• Nobles name is in his records, though a few weeks old, a check might be required.
  • He's been castrated and them murdered, more brutally than the others. (Showing the Bulter's anger and disgust)
  • A quickly scribed note can be found with his name on it, and Lisa's name as well. (Butler lost it)
  • The Butler's employer has his maker's mark on her silverware.

Teenage Boy (Morgan Porter)

  • Stabbed in the heart in his bed, the dagger still in his chest.
  • A bloody shirt is left on top of him. (The lover attempted to stop the bleeding, not intending to kill him.)
  • As soon as someone starts to seriously investigate his lover shows up and confesses.

Thanks again for all the tips, happy to hear what people think and if anyone has more suggestions that I can slide in here I'd love to hear them.


Pathfinder Adventure Path Subscriber

If I remember right, Ultimate Intrigue has some good tips for running a mystery/investigation like this. This section might be of interest to you, whether or not you're actually using the influence system.

The section about spells might also help you prepare for potential issues involving spells and magical sorts of investigation.

Shadow Lodge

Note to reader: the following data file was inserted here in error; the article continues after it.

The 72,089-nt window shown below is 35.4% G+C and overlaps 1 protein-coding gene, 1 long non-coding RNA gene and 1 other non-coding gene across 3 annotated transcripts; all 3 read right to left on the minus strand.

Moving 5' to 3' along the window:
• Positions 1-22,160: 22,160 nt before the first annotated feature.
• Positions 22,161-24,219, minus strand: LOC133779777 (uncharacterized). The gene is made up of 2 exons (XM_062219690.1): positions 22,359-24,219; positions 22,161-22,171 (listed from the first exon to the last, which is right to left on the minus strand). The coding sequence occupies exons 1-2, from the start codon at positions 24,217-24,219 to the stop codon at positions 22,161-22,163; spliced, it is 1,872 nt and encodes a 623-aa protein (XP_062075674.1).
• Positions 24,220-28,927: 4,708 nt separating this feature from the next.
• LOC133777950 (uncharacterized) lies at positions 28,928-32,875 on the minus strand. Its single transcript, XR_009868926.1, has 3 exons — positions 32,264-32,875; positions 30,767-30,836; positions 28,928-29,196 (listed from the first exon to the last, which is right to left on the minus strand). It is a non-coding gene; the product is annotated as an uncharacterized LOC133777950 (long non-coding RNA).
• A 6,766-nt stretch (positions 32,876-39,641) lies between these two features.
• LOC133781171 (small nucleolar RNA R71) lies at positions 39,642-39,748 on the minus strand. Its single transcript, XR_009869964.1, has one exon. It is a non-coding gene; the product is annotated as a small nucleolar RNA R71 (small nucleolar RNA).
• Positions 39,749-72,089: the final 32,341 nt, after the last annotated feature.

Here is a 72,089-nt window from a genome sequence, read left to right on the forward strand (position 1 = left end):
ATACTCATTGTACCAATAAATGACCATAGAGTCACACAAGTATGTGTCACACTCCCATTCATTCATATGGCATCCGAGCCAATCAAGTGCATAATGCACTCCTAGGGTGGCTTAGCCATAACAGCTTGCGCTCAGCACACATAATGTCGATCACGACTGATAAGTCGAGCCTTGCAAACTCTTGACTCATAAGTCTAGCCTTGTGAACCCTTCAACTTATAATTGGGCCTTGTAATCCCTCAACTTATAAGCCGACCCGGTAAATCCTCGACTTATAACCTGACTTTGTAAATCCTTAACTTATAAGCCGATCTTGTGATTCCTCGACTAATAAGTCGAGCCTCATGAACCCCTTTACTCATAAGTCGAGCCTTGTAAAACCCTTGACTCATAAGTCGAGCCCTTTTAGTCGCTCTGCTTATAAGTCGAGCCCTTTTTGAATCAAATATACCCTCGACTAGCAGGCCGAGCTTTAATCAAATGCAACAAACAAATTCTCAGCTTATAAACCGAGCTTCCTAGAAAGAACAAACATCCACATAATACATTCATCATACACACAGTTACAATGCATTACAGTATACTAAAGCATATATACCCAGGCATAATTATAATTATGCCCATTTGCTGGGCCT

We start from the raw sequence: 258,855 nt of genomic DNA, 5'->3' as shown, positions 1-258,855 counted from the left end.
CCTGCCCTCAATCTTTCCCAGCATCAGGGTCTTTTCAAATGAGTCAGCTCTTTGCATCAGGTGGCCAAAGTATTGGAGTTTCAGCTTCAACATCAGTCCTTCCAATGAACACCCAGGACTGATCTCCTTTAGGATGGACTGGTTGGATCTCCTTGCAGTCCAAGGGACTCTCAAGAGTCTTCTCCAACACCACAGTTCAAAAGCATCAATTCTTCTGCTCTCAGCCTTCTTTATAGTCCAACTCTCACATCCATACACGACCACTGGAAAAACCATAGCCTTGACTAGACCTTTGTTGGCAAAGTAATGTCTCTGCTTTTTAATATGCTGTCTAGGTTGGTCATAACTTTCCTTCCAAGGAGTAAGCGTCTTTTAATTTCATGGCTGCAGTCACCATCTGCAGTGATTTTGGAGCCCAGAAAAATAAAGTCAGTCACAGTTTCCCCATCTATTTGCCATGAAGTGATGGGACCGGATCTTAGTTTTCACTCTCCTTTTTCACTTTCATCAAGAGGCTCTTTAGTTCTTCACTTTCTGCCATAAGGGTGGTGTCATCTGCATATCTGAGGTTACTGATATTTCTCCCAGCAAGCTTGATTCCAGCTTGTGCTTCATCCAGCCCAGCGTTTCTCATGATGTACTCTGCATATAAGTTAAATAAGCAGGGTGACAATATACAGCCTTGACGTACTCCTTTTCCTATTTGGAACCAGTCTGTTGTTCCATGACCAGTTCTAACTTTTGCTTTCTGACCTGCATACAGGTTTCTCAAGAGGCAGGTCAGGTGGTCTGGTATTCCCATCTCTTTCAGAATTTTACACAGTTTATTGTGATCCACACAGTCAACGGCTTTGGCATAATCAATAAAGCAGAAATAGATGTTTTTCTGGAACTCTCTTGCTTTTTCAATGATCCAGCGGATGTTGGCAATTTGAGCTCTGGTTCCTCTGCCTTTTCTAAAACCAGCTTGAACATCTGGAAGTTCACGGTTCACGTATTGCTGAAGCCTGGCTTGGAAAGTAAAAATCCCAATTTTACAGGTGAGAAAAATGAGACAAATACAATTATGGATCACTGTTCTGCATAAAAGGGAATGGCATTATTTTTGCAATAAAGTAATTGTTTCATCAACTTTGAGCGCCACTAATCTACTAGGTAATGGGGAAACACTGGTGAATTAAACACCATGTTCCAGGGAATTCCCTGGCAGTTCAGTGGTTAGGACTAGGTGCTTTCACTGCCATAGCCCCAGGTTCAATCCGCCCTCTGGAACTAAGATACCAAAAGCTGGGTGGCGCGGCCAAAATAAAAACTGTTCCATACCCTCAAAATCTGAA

Thanael wrote:
As you start reading the Alexandrian you might as well read the clever articles on node based design. This keeps the "plot" going even if characters do not intersect it and also gives different points of intersection.

Thanks, that was a great read!

Looking at the three clue rule:

  • 8(ish) clues pointing at the merchant's abuse of Lisa.
  • 1 clue suggesting the murderer knew about it (note with names)
  • 3 clues connecting the merchant with the butler's employer.
  • 2 clues pointing at the matron's murderer (neck broken by "someone strong", witness seeing butler visit).
  • 1 clue pointing at the drunken father's murderer (garrote)
  • 2 clues about the drunken father's abuse
  • 2 clues pointing at the oni (two kids with nightmares)
  • 3 clues pointing at the orphanage (Lisa's origin, doll, talking to drunk's kids)

You're short on clues about the drunken father's abuse. I'd add a mark or two on the sister as a third clue.